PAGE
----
Silk Road on the Sea - China's Maritime Silk Road
As early as the Tang (CE 618-907) Dynasty, there was a maritime Chinese trade route (not generally considered a Silk Road trade route, however) that originated at the mouth of the Hong ("Red") River in present-day Vietnam, near the present-day city of Hanoi. The route proceeded around the Indo-Chinese peninsula beyond the Thai-Malay Peninsula and then northwestward through the Malacca Straits to Ceylon and India, and eventually on across the Arabian Sea (the present-day Indian Ocean) to the Arabian Peninsula, where one route followed the eastern contours of the Arabian Peninsula up the Persian Gulf to the city of Al Basrah (present-day Basra in Iraq), while another route skirted around the Arabian Peninsula and continued up the Red Sea.
Maritime Silk Road Route
Xingjiang Local Accessories
One of these Red Sea routes ended at the terminus city of Suez, where the goods were carried over land to Cairo, then were sailed down the Nile to the city of Alexandria and on across the Mediterranean Sea to the Sicilian Peninsula, from whence they were traded thoughout Europe. An alternate route ended near the ancient Nabataean city of Petra (think: Indiana Jones and the Last Crusade), from whence the goods were transported to Nabbatea's port cities along the Meditteranean and then onward to Sicily. Much of the Middle East at this time was still under the rule of Rome, though, with the advent of Islam under the prophet Muhammad (CE 632-732), whole swaths of the Middle East, including Syria, Mesopotamia and Arabia, were wrested from Roman control.
The traders who actually transported the "Oriental" goods across the Mediterranean during this period may well themselves have been descendants of the ancient Phoenicians, who had plied their trade across the Mediterranean from BCE 1500 to BCE 300, when the Phoenicians were eventually conquered by Rome. Phoenicia comprised roughly the strip of land on which present-day Israel sits, plus parts of ancient Syria and present-day Lebanon. Nabataea lay south of this, in what is present-day Lebanon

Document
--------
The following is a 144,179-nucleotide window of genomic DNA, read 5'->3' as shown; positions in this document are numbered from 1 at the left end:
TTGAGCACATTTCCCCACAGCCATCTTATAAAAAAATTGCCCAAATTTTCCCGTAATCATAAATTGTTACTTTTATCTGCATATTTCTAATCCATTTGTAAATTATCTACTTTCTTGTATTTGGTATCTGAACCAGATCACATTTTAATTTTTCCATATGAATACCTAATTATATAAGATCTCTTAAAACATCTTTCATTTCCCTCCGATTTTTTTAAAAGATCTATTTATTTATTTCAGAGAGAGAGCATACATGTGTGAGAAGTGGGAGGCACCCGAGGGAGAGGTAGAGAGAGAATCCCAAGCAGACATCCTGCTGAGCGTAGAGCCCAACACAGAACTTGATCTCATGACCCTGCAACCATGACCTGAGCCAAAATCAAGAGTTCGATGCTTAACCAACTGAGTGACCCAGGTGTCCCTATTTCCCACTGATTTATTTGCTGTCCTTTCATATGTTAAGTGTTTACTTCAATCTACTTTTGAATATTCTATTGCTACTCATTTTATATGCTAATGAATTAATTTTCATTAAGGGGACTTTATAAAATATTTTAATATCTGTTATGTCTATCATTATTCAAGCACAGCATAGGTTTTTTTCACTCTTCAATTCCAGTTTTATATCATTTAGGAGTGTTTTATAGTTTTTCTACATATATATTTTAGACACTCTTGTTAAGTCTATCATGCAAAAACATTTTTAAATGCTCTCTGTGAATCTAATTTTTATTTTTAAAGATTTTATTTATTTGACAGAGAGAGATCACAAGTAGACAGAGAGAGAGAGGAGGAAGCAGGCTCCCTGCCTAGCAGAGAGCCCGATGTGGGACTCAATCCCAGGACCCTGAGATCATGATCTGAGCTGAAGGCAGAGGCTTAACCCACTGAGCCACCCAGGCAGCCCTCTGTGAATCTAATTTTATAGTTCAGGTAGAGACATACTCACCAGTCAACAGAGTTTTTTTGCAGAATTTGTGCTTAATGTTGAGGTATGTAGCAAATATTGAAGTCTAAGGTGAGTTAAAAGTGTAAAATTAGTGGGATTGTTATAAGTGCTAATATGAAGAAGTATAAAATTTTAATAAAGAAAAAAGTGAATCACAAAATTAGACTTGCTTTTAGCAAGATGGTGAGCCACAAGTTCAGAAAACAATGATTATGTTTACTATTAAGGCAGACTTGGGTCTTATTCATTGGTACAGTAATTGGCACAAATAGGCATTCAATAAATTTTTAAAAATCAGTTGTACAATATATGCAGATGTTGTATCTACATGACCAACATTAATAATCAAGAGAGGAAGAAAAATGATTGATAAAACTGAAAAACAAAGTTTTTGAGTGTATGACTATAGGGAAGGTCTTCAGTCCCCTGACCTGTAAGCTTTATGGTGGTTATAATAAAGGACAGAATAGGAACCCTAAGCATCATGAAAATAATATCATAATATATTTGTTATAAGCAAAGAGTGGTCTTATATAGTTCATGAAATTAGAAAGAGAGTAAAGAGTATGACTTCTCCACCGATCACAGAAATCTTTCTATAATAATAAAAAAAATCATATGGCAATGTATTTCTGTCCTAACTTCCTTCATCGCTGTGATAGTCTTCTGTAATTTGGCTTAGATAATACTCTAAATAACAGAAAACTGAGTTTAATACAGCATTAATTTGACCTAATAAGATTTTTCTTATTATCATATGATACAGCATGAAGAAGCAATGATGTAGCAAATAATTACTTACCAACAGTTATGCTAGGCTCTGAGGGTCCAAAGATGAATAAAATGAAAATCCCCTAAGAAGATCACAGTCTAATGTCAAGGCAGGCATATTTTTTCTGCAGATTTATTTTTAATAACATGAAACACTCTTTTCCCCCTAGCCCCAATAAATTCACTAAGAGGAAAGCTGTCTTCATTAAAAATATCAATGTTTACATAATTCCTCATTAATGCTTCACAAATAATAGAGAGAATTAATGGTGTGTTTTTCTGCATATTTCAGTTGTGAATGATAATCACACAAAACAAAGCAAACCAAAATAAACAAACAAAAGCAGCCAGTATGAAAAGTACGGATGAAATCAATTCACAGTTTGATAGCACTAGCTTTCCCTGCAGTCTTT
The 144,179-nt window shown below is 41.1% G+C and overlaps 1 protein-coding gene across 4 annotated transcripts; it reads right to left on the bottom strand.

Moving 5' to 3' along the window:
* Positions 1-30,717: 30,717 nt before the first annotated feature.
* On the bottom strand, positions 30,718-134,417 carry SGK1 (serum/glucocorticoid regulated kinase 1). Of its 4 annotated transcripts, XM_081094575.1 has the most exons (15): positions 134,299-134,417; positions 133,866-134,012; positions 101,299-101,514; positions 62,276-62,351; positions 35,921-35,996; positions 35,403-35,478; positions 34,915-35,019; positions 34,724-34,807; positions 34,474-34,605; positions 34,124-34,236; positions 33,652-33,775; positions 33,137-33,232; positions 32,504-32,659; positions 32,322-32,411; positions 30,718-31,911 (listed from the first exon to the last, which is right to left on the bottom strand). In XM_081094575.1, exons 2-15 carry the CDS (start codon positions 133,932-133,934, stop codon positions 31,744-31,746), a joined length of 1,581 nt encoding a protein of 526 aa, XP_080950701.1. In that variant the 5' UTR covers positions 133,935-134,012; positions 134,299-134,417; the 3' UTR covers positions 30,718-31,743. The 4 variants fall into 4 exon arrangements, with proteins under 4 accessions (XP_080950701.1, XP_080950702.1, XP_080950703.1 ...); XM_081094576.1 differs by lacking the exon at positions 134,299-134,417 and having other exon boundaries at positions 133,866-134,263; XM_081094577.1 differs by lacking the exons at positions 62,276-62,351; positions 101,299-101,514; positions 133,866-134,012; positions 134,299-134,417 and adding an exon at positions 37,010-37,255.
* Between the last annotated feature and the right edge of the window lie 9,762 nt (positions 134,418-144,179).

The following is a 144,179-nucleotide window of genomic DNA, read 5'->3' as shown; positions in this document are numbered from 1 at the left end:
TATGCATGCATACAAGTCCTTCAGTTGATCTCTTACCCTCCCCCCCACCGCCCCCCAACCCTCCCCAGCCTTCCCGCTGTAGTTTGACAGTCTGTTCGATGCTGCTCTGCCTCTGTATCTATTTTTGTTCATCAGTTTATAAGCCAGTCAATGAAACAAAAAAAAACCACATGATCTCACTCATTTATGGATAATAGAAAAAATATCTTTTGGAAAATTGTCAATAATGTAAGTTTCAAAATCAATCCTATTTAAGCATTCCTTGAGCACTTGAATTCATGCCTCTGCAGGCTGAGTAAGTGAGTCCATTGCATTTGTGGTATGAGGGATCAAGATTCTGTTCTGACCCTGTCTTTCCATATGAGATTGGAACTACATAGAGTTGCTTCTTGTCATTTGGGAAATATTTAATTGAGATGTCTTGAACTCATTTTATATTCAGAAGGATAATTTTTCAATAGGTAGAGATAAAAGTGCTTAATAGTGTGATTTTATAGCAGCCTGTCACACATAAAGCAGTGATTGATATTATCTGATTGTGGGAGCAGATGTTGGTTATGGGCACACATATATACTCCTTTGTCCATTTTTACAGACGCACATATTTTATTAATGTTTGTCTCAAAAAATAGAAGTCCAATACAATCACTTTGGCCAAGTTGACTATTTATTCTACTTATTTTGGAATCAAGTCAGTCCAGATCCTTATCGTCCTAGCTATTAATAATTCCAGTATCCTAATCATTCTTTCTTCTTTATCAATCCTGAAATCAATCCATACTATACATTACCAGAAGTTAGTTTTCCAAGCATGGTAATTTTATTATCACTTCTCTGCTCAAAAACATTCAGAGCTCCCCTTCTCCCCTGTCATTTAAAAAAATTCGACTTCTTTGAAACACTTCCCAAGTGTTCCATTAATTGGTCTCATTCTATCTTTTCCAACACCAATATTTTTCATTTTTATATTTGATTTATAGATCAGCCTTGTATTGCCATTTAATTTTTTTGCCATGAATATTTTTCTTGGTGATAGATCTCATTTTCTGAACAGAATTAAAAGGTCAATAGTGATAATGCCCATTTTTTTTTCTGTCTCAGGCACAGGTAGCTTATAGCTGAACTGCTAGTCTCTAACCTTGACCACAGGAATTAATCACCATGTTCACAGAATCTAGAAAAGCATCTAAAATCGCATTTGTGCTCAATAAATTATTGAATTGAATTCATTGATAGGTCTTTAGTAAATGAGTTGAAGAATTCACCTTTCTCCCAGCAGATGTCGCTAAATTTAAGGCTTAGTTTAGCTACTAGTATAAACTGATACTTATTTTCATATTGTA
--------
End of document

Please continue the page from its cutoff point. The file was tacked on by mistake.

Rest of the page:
Of course, the Egyptians and the Nabataeans were themselves major consumers of Silk Road goods, and during the later period of the Silk Road trade (it still exists in a modern sense, of course), much of the silk exported from China was in the form of raw silk that was shipped to the Middle East to be processed into more exquisitely refined garments in keeping with the increasing demand for more delicate and more beautiful garments as a result of the saturation of the market - as today's economists would put it - with more common silk garments (think: silk damask, whose etymology derives from the name Damascus).
By the middle of the 15th century, barely a century after the decline of the overland Silk Road route, most of the volume of the maritime Silk Road trade had ceased as well. A limited maritime Silk Road trade in the most exquisite items of the Ming and Qing Dynasties continued. Especially items such as porcelain and lacquered furniture were popular at the courts of the kings and queens of Europe, and in the homes of the rising bourgeois classes.
Back to Silk Road